2. The device according to claim 1 in which the said pipeline purge gas contains a device to control the flow of gas blowing through the diffraction grating to control the flow of gas on the pressure side of the diffraction grating.

3. The device according to claim 2, in which the said device to control the flow of purge gas includes structure that defines a flow path on said working side of the diffraction grating and then from the working side of the diffraction grating.

4. The device according to claim 1 in which the said pipeline purge gas contains at least one long narrow slit.

5. The device according to claim 4 in which the said slit is a long rectangular nozzle.

6. The device according to claim 1 in which the said flow of the blown helium gas on the pipeline has a speed of less than 20 l/min

7. The device according to claim 1 in which the said flow of purged gaseous helium has a speed of approximately 2 l/min

8. The device according to claim 1, which further contains a vacuum pump for creating a vacuum in said chamber.

9. The device according to claim 10, in which the said vacuum has a pressure of approximately from 1 to 10 mbar.

10. The device of claim 8, the which the said vacuum is chosen to the gas molecules inside the said chamber had an average free path length from 5 to 30 cm

11. The device according to claim 1, which further contains a control unit, including feedback curvature of the diffraction grating designed to ensure active management of curvature of the working side of the diffraction grating.

12. The device according to claim 1, which further contains a fan and at least one conduit configured to discharge the flow of helium gas on the working side of the diffraction grating.

13. Method of adjusting frequency distortion narrow band gas discharge laser having a module of narrow line emission on the basis of the diffraction grating, which specifies the working side of the diffraction grating, the method that contains the time that the expanded beam provides heating of the working side of the diffraction grating, producing a temperature increase on the working side of the diffraction grating, which, in turn, heats the helium purged gas in the layer of heated purge gas adjacent to the working side of the diffraction grating, and contains the stage discharge gas flow from the pipeline purge gas for directions blown helium gas on the working side of fractionnal gratings for drainage mentioned layer purge gas, to reduce optical distortion caused by the said layer is heated purge gas.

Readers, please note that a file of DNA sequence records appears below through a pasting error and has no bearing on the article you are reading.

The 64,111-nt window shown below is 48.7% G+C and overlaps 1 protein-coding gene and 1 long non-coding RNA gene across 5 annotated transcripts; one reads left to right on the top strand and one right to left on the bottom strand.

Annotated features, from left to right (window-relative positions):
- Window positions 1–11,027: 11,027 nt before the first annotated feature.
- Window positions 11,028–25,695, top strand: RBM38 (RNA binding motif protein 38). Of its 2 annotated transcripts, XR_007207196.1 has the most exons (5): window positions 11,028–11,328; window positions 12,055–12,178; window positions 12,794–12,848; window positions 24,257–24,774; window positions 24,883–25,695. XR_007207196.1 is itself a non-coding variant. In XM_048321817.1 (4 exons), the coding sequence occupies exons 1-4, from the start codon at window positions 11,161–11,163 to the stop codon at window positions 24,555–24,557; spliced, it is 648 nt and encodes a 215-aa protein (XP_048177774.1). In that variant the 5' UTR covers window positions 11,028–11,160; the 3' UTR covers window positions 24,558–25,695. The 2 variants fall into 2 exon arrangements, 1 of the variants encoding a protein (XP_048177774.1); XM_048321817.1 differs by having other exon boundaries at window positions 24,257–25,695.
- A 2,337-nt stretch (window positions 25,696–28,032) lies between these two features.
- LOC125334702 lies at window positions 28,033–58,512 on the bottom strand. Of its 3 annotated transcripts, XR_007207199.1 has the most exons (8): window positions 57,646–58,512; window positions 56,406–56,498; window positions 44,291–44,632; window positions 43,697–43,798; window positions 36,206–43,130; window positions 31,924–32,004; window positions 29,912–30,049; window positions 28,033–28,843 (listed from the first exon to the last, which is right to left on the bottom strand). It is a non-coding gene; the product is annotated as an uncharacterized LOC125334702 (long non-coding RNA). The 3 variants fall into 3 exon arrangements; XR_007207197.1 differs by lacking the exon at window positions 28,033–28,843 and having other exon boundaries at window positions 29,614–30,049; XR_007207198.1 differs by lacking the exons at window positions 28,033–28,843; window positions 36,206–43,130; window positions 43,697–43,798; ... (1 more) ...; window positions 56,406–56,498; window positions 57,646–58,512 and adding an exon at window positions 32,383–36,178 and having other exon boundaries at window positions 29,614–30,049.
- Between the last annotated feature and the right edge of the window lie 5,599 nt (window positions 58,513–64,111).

14. The method according to item 13, in which the said gas stream has a speed of less than 20 l/min

15. The method according to 14, in which the said gas stream has a velocity between 1 and 8 l/min



 

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15 cl, 14 dwg

FIELD: physics.

SUBSTANCE: invention relates to an optical pumping structure for a laser which includes: an active medium in the form of a cylindrical rod (1) with a circular cross-section, wherein ends of the rod are inserted into two rings (11) made of a thermally conductive material; at least three stacks (21, 22) of small pumping diode rods arranged in the form of a star around the rod; and a support (5) temperature-regulated by a Peltier-effect module (8). The rings (11) are in contact with the support (5), and a stack of diodes, called the bottom stack (21), is situated between the rod (1) and the support (5), and has for each other stack (22), a thermal conduction block (7) forming a support for said stack (22), these blocks (7) being mounted on the cooled support (5) and not being in contact with one another or with the rings (11).

EFFECT: high cooling efficiency with smaller dimensions of the device.

6 cl, 3 dwg

FIELD: physics.

SUBSTANCE: diode pumped optical amplifier head has, in a housing, an active element in form of a rod, arrays of diode lasers placed on holders along the active element, and a cooling system having a glass tube encircling the active element to form a radial channel δ. Damping elements are placed at both ends of the glass tube. Cooling channels with inlet and outlet pipes, which form a double-loop cooling system, are placed in the housing, holders and arrays of diode lasers.

EFFECT: high laser radiation output energy and achieving stability of output energy parameters at pulse repetition frequency of up to 100 Hz.

2 cl, 7 dwg

FIELD: physics.

SUBSTANCE: invention relates to laser technology and specifically to liquid coolants of solid-state lasers (e.g., neodymium or holmium lasers) which are simultaneously an optical filter for ultraviolet (UV) radiation of the laser pumping lamp. The coolant can be used anywhere, where solid-state lasers, having a liquid cooling system with filtration of UV radiation of the pumping lamp, are designed or used. The liquid coolant contains 2-oxy-4-(C7-C9-alkyl)oxybenzophenone, butyl alcohol and octane, with the following content of components, wt %: 2-oxy-4-(C7-C9-alkyl)oxybenzophenone 0.3-0.6, butyl alcohol 35-45, octane - the balance.

EFFECT: longer service life of the laser.